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porary space from the corruption that is in the world, was clearly shown, in the perfect union that prevailed on the realities of religion. Party disputes were forgotten or laid down, and the homage of every heart was rendered to the simplicity that is in Christ. The Spirit of God the Father, and sympathy with man, the brother, appeared to be the religion of the soul, when freed from the artificials, which over all Christendom prostrate the power which it was the purpose of God's only begotten Son to establish by the Gospel.
TESTIMONIAL TO The Rev. Robert E. B. MACLELLAN.“ At the termination of his engageinent as Minister of St. Mark's Chapel, Edinburgh, on the 15th of May, a number of Mr. Maclellan's friends presented him with the sum of One Hundred Guineas, as a tribute of their admiration of his talents, esteem for his character, and attachment to his person."
SETTLEMENTS AND RemovalS OF MINISTERS. Rev. F. Bishop, from Cheltenham to Warrington. Rev. L. Lewis, from Shepton-Mallet to Cheltenham. Rev. J. Owen, from Crediton to Shepton-Mallet.
A BRIEF EXPOSITION OF THE GOSPEL OF MATTHEW.
(Continued from p. 278.)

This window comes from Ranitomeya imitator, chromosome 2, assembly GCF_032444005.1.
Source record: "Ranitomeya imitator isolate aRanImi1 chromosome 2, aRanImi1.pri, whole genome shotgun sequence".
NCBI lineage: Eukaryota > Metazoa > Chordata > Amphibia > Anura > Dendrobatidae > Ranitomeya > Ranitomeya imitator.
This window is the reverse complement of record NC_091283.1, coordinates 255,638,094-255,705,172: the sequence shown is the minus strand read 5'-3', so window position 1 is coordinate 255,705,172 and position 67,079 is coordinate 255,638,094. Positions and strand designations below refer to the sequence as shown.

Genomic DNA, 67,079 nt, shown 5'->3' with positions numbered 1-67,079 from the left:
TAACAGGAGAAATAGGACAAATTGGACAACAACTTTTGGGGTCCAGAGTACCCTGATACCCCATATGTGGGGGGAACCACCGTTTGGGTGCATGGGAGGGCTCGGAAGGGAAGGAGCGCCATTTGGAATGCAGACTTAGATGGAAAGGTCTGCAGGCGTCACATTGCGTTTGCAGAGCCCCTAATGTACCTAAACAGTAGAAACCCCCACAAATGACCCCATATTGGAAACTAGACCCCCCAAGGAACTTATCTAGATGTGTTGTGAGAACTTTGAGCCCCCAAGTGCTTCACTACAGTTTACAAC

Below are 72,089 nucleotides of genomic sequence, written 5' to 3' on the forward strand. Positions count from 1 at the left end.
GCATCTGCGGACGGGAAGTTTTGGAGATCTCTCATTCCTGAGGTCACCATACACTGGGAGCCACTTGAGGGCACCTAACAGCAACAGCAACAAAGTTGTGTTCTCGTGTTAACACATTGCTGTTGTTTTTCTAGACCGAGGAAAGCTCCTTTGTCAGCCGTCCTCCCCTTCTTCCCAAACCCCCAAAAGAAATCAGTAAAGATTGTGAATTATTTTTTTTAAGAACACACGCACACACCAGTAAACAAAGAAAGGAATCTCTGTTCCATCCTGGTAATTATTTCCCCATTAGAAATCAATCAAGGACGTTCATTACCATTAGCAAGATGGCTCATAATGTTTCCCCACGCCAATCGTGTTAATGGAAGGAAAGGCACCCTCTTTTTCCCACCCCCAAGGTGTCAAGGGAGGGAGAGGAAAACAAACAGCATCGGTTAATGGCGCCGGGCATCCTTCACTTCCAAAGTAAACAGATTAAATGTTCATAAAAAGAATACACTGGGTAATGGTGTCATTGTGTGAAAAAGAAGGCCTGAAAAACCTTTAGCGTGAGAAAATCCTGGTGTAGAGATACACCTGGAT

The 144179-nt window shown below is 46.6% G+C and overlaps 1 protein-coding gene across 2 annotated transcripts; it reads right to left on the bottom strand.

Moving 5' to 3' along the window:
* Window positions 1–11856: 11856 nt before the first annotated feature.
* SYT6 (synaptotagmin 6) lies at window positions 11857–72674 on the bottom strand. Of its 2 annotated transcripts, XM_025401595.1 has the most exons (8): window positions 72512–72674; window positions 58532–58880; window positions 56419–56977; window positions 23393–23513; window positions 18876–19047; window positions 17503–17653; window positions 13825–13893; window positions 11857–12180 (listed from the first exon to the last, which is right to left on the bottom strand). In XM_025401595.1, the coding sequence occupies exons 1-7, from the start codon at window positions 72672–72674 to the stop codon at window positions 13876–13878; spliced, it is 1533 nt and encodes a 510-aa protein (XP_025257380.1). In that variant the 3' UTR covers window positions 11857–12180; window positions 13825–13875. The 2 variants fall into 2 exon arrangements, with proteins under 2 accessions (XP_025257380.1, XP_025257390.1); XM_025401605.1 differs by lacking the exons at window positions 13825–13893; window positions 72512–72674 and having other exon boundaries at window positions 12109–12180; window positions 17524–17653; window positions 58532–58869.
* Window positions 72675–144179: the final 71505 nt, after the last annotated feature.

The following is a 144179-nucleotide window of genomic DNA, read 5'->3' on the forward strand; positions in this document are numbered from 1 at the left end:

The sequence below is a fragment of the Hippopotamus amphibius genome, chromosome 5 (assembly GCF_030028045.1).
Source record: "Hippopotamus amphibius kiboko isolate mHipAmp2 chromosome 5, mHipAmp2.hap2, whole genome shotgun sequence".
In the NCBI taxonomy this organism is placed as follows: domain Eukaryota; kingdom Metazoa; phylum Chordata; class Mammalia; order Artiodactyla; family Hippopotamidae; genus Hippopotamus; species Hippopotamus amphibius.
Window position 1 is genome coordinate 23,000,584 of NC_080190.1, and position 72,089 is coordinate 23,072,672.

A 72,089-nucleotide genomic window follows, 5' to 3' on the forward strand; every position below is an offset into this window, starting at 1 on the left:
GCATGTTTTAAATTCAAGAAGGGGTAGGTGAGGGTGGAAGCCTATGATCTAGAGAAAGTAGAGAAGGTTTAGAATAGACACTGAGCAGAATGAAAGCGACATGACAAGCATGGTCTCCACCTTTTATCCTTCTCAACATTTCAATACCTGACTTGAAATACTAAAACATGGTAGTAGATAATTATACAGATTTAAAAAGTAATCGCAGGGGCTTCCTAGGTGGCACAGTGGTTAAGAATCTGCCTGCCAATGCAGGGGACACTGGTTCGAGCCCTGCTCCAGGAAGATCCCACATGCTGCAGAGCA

CHAPTER XV. VERSES 1, 2: “ Then came to Jesus scribes and Pharisees, which were of Jerusalem, saying, Why do thy disciples transgress the tradition of the elders? for they wash not their hands when they eat bread.” Both the word "tradition," and the thing expressed by that word, have exerted great sway over the minds of men, not only in the Jewish but in the Christian church. Among the Jews, tradition signified the oral, as contradistinguished from the written law. The written law contained the Pentateuch, or five books of Moses; the oral law was comprised in the traditions of the elders,” that is, doctrines and precepts which had descended from Moses to that generation without being committed to writing. The Jews pretend that when God gave Moses the written law from the top of Sinai, he also imparted to him the oral law, by which the other was to be interpreted. They say, that when Moses died, he delivered this oral law to Joshua, and Joshua to the elders that succeeded him; they to the prophets, from whom at length it came to Rabbi Juda Hakkedesh, who committed it to writing, in a book called the Mishna. This Mishna, or published collection of the “Traditions of the Elders,” was held in such estimation by the Jews, that they preferred it even to the Revelation of God. One of their common sayings on this subject, was,—“ The words of the Scribes are lovely beyond the words of the Law; for the words of the Law are weighty and light, but the words of the Scribes are all weighty." Here is a plain and plainly told preference of their human teachers to the inspired instructions of Jehovah, communicated by his chosen prophets and messengers. Well, then, did Jesus upbraid them with “making the word of God of none effect through their traditions.” How much of this unholy exaltation of human authority above the Bible, is to be found in the present day in almost all Christian churches ! When those belonging to the "sect every where spoken against,” profess to take the New Testament as their only guide and Jesus as their only teacher, the charge made against their ministers, is, not “ Why do not your people search the Scriptures?" but “Why do thy disciples transgress the tradition of the elders? why do they transgress the decrees of the Convocation of London? why do they transgress the decrees of the Assembly of Westminster? why do they transgress the decrees of the Council of Trent?” When, however, we see frail human beings, men whose breath is in their nostrils, attempting to mend the perfect work of God; putting a finishing stroke to Divine Revelation; framing Creeds, and Articles, and Confessions, by which alone the Bible is to be interpreted; following after Athanasius and Calvin, Arminius and Knox; it is difficult to avoid supposing they are of opinion with the ancient Jews, who said, “The words of the Scribes are lovely beyond the words of the Law !”